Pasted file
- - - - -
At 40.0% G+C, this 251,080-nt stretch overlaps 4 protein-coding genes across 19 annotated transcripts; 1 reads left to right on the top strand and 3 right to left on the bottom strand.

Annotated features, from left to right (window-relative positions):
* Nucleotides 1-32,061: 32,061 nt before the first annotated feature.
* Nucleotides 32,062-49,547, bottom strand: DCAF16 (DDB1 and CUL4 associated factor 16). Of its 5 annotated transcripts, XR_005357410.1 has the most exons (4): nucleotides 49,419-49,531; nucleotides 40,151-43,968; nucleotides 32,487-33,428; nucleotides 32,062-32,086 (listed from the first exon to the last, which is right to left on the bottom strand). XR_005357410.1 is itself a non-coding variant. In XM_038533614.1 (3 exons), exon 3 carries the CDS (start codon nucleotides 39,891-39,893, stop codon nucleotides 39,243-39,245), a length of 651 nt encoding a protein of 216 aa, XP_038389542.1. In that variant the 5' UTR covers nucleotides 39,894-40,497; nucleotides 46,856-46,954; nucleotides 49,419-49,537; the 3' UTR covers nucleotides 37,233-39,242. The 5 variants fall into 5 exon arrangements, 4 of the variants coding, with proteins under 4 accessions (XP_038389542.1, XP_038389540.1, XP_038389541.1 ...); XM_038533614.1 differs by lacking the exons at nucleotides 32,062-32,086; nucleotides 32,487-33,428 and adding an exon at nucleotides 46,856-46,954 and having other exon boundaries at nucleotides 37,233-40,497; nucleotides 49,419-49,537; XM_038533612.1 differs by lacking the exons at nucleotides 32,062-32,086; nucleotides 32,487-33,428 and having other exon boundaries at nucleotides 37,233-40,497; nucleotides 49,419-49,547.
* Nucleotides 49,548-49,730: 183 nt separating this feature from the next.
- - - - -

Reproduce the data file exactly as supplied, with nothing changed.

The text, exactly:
At 40.0% G+C, this 251,080-nt stretch overlaps 4 protein-coding genes across 19 annotated transcripts; 1 reads left to right on the top strand and 3 right to left on the bottom strand.

Annotated features, from left to right (window-relative positions):
* Nucleotides 1-32,061: 32,061 nt before the first annotated feature.
* Nucleotides 32,062-49,547, bottom strand: DCAF16 (DDB1 and CUL4 associated factor 16). Of its 5 annotated transcripts, XR_005357410.1 has the most exons (4): nucleotides 49,419-49,531; nucleotides 40,151-43,968; nucleotides 32,487-33,428; nucleotides 32,062-32,086 (listed from the first exon to the last, which is right to left on the bottom strand). XR_005357410.1 is itself a non-coding variant. In XM_038533614.1 (3 exons), exon 3 carries the CDS (start codon nucleotides 39,891-39,893, stop codon nucleotides 39,243-39,245), a length of 651 nt encoding a protein of 216 aa, XP_038389542.1. In that variant the 5' UTR covers nucleotides 39,894-40,497; nucleotides 46,856-46,954; nucleotides 49,419-49,537; the 3' UTR covers nucleotides 37,233-39,242. The 5 variants fall into 5 exon arrangements, 4 of the variants coding, with proteins under 4 accessions (XP_038389542.1, XP_038389540.1, XP_038389541.1 ...); XM_038533614.1 differs by lacking the exons at nucleotides 32,062-32,086; nucleotides 32,487-33,428 and adding an exon at nucleotides 46,856-46,954 and having other exon boundaries at nucleotides 37,233-40,497; nucleotides 49,419-49,537; XM_038533612.1 differs by lacking the exons at nucleotides 32,062-32,086; nucleotides 32,487-33,428 and having other exon boundaries at nucleotides 37,233-40,497; nucleotides 49,419-49,547.
* Nucleotides 49,548-49,730: 183 nt separating this feature from the next.